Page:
As mentioned above, levels of at least one epithelial cancer biomarker protein can be detected by immunoassays, such as enzyme linked immunoabsorbant assay (ELISA), radioimmunoassay (RIA), Immunoradiometric assay (IRMA), Western blotting, or immunohistochemistry, each of which are described in more detail below. Immunoassays such as ELISA or RIA, which can be extremely rapid, are more generally preferred. Antibody arrays or protein chips can also be employed, see for example U.S. Patent Application Nos: 20030013208A1; 20020155493A1; 20030017515 and U.S. Pat. Nos. 6,329,209; 6,365,418, which are herein incorporated by reference in their entirety.

Immunoassays

“Radioimmunoassay” is a technique for detecting and measuring the concentration of an antigen, biomarker to be detected, using a labeled (e.g. radioactively labeled) form of the antigen. Examples of radioactive labels for antigens include 3H, .14C, and 125I. The concentration of antigen in a biological sample is measured by having the antigen in the biological sample compete with the labeled (e.g. radioactively) antigen for binding to an antibody that specifically binds the antigen. To ensure competitive binding between the labeled antigen and the unlabeled antigen, the labeled antigen is present in a concentration sufficient to saturate the binding sites of the antibody. The higher the concentration of antigen in the sample, the lower the concentration of labeled antigen that will bind to the antibody.

In a radioimmunoassay, to determine the concentration of labeled antigen bound to antibody, the antigen-antibody complex must be separated from the free antigen. One method for separating the antigen-antibody complex from the free antigen is by precipitating the antigen-antibody complex with an anti-isotype antiserum. Another method for separating the antigen-antibody complex from the free antigen is by precipitating the antigen-antibody complex with formalin-killed S. aureus. Yet another method for separating the antigen-antibody complex from the free antigen is by performing a “solid-phase radioimmunoassay” where the antibody is linked (e.g., covalently) to Sepharose beads, polystyrene wells, polyvinylchloride wells, or microtiter wells. By comparing the concentration of labeled antigen bound to antibody to a standard curve based on samples having a known concentration of antigen, the concentration of antigen in the biological sample can be determined.

A “Immunoradiometric assay” (IRMA) is an immunoassay in which the antibody reagent is radioactively labeled. An IRMA requires the production of a multivalent antigen conjugate, by techniques such as conjugation to a protein e.g., rabbit serum albumin (RSA). The multivalent antigen conjugate must have at least 2 antigen residues per molecule and the antigen residues must be of sufficient distance apart to allow binding by at least two antibodies to the antigen. For example, in an IRMA the multivalent antigen conjugate can be attached to a solid surface such as a plastic sphere. Unlabeled “sample” antigen and antibody to antigen which is radioactively labeled are added to a test tube containing the multivalent antigen conjugate coated sphere. The antigen in the sample competes with the multivalent antigen conjugate for antigen antibody binding sites. After an appropriate incubation period, the unbound reactants are removed by washing and the amount of radioactivity on the solid phase is determined. The amount of bound radioactive antibody is inversely proportional to the concentration of antigen in the sample.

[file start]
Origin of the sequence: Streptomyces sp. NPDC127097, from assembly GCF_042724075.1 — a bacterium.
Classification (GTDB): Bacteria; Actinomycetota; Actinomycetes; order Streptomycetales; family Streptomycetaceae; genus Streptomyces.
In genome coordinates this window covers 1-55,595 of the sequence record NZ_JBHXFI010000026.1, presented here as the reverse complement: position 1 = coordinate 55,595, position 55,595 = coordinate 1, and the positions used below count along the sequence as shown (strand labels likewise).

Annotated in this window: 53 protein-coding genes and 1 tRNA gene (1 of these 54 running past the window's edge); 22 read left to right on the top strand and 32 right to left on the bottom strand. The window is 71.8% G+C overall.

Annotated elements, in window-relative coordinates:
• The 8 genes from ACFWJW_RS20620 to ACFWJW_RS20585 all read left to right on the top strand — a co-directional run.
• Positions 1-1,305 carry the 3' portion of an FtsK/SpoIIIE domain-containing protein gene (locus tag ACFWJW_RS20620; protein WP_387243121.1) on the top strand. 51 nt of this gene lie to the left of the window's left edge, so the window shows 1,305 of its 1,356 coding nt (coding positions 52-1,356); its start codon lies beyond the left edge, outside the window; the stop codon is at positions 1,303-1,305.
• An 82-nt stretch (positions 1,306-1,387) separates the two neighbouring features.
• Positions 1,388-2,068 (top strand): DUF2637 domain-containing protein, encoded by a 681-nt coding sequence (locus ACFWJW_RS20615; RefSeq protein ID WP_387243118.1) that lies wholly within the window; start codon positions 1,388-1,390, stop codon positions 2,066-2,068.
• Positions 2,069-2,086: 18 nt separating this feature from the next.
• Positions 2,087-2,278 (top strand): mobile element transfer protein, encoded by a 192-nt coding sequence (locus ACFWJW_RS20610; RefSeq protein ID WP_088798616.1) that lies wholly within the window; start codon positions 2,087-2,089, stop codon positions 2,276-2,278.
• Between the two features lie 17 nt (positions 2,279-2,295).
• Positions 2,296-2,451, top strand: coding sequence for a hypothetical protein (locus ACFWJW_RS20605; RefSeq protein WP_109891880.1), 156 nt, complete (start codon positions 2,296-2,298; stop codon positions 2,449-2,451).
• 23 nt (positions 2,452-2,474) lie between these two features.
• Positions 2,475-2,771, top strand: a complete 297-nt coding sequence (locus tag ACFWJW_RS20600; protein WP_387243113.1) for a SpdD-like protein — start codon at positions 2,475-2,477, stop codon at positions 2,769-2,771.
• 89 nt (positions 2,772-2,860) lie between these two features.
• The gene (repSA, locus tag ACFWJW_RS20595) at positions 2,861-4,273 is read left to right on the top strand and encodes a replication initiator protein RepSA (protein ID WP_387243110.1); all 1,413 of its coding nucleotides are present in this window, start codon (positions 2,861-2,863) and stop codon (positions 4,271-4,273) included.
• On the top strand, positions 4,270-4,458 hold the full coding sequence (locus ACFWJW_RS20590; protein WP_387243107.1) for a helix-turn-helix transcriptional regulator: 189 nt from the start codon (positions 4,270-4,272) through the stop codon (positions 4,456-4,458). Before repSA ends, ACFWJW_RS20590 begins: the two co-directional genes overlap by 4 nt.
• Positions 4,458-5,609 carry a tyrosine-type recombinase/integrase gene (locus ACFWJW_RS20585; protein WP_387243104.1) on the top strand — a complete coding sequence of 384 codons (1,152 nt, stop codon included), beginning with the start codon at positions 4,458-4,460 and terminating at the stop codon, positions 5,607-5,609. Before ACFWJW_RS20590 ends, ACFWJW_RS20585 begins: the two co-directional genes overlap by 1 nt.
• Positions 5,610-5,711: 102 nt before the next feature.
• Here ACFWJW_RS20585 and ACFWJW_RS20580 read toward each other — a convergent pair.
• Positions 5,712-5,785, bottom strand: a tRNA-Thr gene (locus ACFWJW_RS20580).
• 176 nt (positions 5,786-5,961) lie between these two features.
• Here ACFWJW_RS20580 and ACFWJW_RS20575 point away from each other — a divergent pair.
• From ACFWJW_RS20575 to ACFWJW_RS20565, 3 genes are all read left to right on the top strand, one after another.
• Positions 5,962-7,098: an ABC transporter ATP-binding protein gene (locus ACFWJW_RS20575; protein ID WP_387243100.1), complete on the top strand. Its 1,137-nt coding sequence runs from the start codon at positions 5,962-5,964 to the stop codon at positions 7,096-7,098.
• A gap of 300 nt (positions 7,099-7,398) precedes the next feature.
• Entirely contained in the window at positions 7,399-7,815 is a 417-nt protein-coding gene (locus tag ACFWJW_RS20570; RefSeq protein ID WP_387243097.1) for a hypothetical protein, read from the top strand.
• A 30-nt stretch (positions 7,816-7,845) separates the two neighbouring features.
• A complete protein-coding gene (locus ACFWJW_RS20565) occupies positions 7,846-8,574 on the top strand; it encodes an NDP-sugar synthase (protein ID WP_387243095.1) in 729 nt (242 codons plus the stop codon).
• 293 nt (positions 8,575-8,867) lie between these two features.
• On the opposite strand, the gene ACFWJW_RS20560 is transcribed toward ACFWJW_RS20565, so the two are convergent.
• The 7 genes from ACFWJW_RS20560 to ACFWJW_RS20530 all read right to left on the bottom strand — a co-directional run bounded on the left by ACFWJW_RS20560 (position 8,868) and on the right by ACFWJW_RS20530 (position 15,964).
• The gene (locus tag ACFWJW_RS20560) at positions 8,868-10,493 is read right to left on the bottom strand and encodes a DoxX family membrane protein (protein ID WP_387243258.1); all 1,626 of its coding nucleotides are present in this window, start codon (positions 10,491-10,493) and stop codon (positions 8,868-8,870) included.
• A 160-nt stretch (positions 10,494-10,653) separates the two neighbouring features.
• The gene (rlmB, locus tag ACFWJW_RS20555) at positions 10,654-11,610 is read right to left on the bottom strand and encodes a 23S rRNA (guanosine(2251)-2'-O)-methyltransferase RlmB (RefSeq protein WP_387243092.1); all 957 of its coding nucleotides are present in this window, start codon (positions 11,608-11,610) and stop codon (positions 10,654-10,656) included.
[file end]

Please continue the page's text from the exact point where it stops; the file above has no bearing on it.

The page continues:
The most common enzyme immunoassay is the “Enzyme-Linked Immunosorbent Assay (ELISA).” ELISA is a technique for detecting and measuring the concentration of an antigen using a labeled (e.g. enzyme linked) form of the antibody. There are different forms of ELISA, which are well known to those skilled in the art. The standard techniques known in the art for ELISA are described in “Methods in Immunodiagnosis”, 2nd Edition, Rose and Bigazzi, eds. John Wiley & Sons, 1980; Campbell et al., “Methods and Immunology”, W. A. Benjamin, Inc., 1964; and Oellerich, M. 1984, J. Clin. Chem. Clin. Biochem., 22:895-904.

In a “sandwich ELISA”, an antibody (e.g. anti-cystatin B, anti-chaperonin 10, or anti-profilin) is linked to a solid phase (i.e. a microtiter plate) and exposed to a biological sample containing antigen (e.g. cystatin B, chaperonin 10, and/or profilin). The solid phase is then washed to remove unbound antigen. A labeled antibody (e.g. enzyme linked) is then bound to the bound-antigen (if present) forming an antibody-antigen-antibody sandwich. Examples of enzymes that can be linked to the antibody are alkaline phosphatase, horseradish peroxidase, luciferase, urease, and B-galactosidase. The enzyme linked antibody reacts with a substrate to generate a colored reaction product that can be measured.

In a “competitive ELISA”, antibody is incubated with a sample containing antigen (i.e. at least one epithelial cancer biomarker). The antigen-antibody mixture is then contacted with a solid phase (e.g. a microtiter plate) that is coated with antigen (i.e., at least one epithelial cancer biomarker). The more antigen present in the sample, the less free antibody that will be available to bind to the solid phase. A labeled (e.g., enzyme linked) secondary antibody is then added to the solid phase to determine the amount of primary antibody bound to the solid phase.